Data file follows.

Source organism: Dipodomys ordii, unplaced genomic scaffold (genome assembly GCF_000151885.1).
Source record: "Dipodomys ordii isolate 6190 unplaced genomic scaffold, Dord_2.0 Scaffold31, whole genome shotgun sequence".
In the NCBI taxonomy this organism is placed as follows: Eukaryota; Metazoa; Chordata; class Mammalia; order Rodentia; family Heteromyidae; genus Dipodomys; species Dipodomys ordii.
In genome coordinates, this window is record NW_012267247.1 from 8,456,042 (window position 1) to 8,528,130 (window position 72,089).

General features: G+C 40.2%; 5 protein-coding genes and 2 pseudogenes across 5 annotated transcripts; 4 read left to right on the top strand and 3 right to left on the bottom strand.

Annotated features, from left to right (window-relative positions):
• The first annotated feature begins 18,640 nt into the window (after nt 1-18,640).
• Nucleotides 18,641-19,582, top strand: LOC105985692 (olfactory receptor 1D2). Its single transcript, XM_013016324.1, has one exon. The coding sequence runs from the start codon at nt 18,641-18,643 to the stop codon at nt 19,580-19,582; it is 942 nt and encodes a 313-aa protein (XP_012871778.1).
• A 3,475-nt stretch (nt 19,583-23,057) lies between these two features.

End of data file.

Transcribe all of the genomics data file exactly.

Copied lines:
Source organism: Dipodomys ordii, unplaced genomic scaffold (genome assembly GCF_000151885.1).
Source record: "Dipodomys ordii isolate 6190 unplaced genomic scaffold, Dord_2.0 Scaffold31, whole genome shotgun sequence".
In the NCBI taxonomy this organism is placed as follows: Eukaryota; Metazoa; Chordata; class Mammalia; order Rodentia; family Heteromyidae; genus Dipodomys; species Dipodomys ordii.
In genome coordinates, this window is record NW_012267247.1 from 8,456,042 (window position 1) to 8,528,130 (window position 72,089).

General features: G+C 40.2%; 5 protein-coding genes and 2 pseudogenes across 5 annotated transcripts; 4 read left to right on the top strand and 3 right to left on the bottom strand.

Annotated features, from left to right (window-relative positions):
• The first annotated feature begins 18,640 nt into the window (after nt 1-18,640).
• Nucleotides 18,641-19,582, top strand: LOC105985692 (olfactory receptor 1D2). Its single transcript, XM_013016324.1, has one exon. The coding sequence runs from the start codon at nt 18,641-18,643 to the stop codon at nt 19,580-19,582; it is 942 nt and encodes a 313-aa protein (XP_012871778.1).
• A 3,475-nt stretch (nt 19,583-23,057) lies between these two features.